Saturday, November 30, 2013

Jeff and Wilma on cooking Canna tubers

I've been growing and eating Canna rhizomes for several years now but they've always seemed like survival or filler food. I've always thought there must be better ways to use them and sure enough I've found Youtube videos where Jeff and Wilma from Buderim have nailed it. The simple trick is to boil Canna rhizomes for at least 20-25mins before adding them to stews or soups or before frying. In other words they're much better when pre-softened. This is something of a no-brainer really but it's actually quite hard to find information on cooking with this plant. So thank you Jeff and Wilma for showing us how you do it. And as they demonstrate in one of these videos Canna can make quite good mash when cooked thoroughly enough.

Abyssinian Banana at the end of spring

Much happier now!

Wednesday, November 20, 2013

Abyssinian Banana

I've blogged about these before but here's a picture of my specimen after a mild but weirdly frosty winter (for Melbourne that means about five nights where it got to 0 degrees Celsius - the end of the world!) ...I'll post what it looks like now in late spring soon...

I don't feel so good at the moment

In Praise of Feral Plums

In Melbourne there are many 'plum trees' that come up in gardens, along train tracks and in parks and creeks. My own garden is part of a property that has always been rented. In that way that tenants rarely get to make big changes to a backyard, nature often takes up the slack and I have eight plum trees, most of them self-sown over the 90 year life of this house. The trees are largely a kind of generic green, in foliage and plum colour although the fruit does get a flush of red as they ripen. One small tree has apricot flavoured plums while another with exactly the same habit and form and plum shape was entirely flavourless - I have since removed it. The best specimen is the classic purple leaved Prunus cerasifera with dark red fruit which is just beginning to ripen. (The late winter blossoms are beautiful too.) The fruit bats and lorikeets are already into them, not in a feeding frenzy yet, but with enough enthusiasm that as soon as the plums are ready for humans I will pick as many as I can for stewing.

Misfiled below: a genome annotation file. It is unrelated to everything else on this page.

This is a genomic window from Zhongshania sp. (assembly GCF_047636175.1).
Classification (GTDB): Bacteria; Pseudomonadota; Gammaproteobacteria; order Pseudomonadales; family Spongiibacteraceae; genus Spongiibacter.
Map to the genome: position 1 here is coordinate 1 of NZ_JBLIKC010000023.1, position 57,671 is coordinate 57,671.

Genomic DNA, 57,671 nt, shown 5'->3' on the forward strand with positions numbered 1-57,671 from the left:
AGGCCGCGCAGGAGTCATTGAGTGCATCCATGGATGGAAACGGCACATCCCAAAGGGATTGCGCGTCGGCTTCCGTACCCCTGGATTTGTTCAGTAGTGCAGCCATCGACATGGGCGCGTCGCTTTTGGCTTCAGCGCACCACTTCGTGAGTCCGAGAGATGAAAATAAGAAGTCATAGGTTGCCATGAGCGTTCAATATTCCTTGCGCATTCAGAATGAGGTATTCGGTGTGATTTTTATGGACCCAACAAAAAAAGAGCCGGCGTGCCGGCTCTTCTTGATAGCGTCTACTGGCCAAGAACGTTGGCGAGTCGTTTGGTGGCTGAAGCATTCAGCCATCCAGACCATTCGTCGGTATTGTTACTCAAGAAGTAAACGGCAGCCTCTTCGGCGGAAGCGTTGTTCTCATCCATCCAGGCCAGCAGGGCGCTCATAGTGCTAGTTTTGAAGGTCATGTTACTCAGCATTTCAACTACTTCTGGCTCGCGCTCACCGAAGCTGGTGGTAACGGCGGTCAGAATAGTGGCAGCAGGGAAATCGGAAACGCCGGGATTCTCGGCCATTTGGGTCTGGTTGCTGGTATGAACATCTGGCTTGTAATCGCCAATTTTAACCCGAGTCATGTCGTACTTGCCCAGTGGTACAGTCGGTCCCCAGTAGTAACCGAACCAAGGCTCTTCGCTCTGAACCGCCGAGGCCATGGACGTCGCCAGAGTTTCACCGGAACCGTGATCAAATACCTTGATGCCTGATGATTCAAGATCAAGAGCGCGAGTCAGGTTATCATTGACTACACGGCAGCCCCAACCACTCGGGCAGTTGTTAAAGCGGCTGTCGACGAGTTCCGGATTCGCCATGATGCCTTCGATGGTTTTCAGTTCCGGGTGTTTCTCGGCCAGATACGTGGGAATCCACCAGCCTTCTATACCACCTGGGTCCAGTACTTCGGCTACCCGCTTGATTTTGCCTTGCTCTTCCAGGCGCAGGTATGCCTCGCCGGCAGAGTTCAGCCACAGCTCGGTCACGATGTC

We've had good winter and spring rain this year and there is a large crop but even last year with drier conditions there were more than enough plums to go round for humans and wildlife alike. So I rate these tough old trees that can survive and thrive with zero inputs. No extra irrigation, no fertilising and no pruning...perfect!

Sunday, April 14, 2013

Growing Sweet Potatoes in Melbourne

It's been a long, hot summer and there's lots to tell about my garden and how lots of different plants survived and thrived or otherwise. Let's start with Sweet Potatoes. The truth is that I picked up two small seedlings at Bunnings and planted them around October, almost as an afterthought. Here is the harvest from one of those plants, gently dug up over the weekend on April 13...I was rapt to say the least, especially considering that I had already bandicooted one large tuber in January.  I had already taken a lot of comfort from the following blog - - where a local grower had proved you could grow sweet potatoes in Melbourne. But still!

I have friends from the tropics who regard sweet potatoes as so easy to grow they're almost boring, but I'm still in the first flush of total joy that the harvest was so good. It's always like that when a food plant is regarded as marginal for your city or region and then, exceptionally hot summer aside, you show that it works as a fantastic crop.

And of course what's so great about sweet potatoes is that they're perennial plants, easy to strike from cuttings or via layering (which the species does itself naturally) and the young shoots are edible - I've been cooking with all summer. It's time to make sweet potatoes "mainstream" in Melbourne and perhaps, one day, boring...